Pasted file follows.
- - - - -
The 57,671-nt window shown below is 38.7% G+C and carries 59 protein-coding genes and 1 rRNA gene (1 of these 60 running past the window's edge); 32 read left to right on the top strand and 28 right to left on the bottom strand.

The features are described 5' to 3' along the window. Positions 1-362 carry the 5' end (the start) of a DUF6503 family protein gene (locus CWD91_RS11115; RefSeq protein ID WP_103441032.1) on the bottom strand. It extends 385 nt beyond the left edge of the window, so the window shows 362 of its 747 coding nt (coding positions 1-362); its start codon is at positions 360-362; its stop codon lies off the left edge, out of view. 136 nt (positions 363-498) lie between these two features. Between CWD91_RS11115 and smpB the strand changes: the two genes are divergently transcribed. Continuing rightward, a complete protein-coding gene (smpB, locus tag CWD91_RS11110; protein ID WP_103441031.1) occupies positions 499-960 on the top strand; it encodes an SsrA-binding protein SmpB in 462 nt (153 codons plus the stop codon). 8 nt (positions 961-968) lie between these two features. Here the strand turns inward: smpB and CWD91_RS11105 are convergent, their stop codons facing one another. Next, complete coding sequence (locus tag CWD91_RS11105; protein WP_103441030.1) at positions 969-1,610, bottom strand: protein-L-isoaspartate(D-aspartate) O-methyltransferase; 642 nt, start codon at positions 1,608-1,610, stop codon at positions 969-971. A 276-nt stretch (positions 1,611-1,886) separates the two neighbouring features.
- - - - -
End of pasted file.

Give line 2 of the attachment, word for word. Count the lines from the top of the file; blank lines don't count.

The features are described 5' to 3' along the window. Positions 1-362 carry the 5' end (the start) of a DUF6503 family protein gene (locus CWD91_RS11115; RefSeq protein ID WP_103441032.1) on the bottom strand. It extends 385 nt beyond the left edge of the window, so the window shows 362 of its 747 coding nt (coding positions 1-362); its start codon is at positions 360-362; its stop codon lies off the left edge, out of view. 136 nt (positions 363-498) lie between these two features. Between CWD91_RS11115 and smpB the strand changes: the two genes are divergently transcribed. Continuing rightward, a complete protein-coding gene (smpB, locus tag CWD91_RS11110; protein ID WP_103441031.1) occupies positions 499-960 on the top strand; it encodes an SsrA-binding protein SmpB in 462 nt (153 codons plus the stop codon). 8 nt (positions 961-968) lie between these two features. Here the strand turns inward: smpB and CWD91_RS11105 are convergent, their stop codons facing one another. Next, complete coding sequence (locus tag CWD91_RS11105; protein WP_103441030.1) at positions 969-1,610, bottom strand: protein-L-isoaspartate(D-aspartate) O-methyltransferase; 642 nt, start codon at positions 1,608-1,610, stop codon at positions 969-971. A 276-nt stretch (positions 1,611-1,886) separates the two neighbouring features.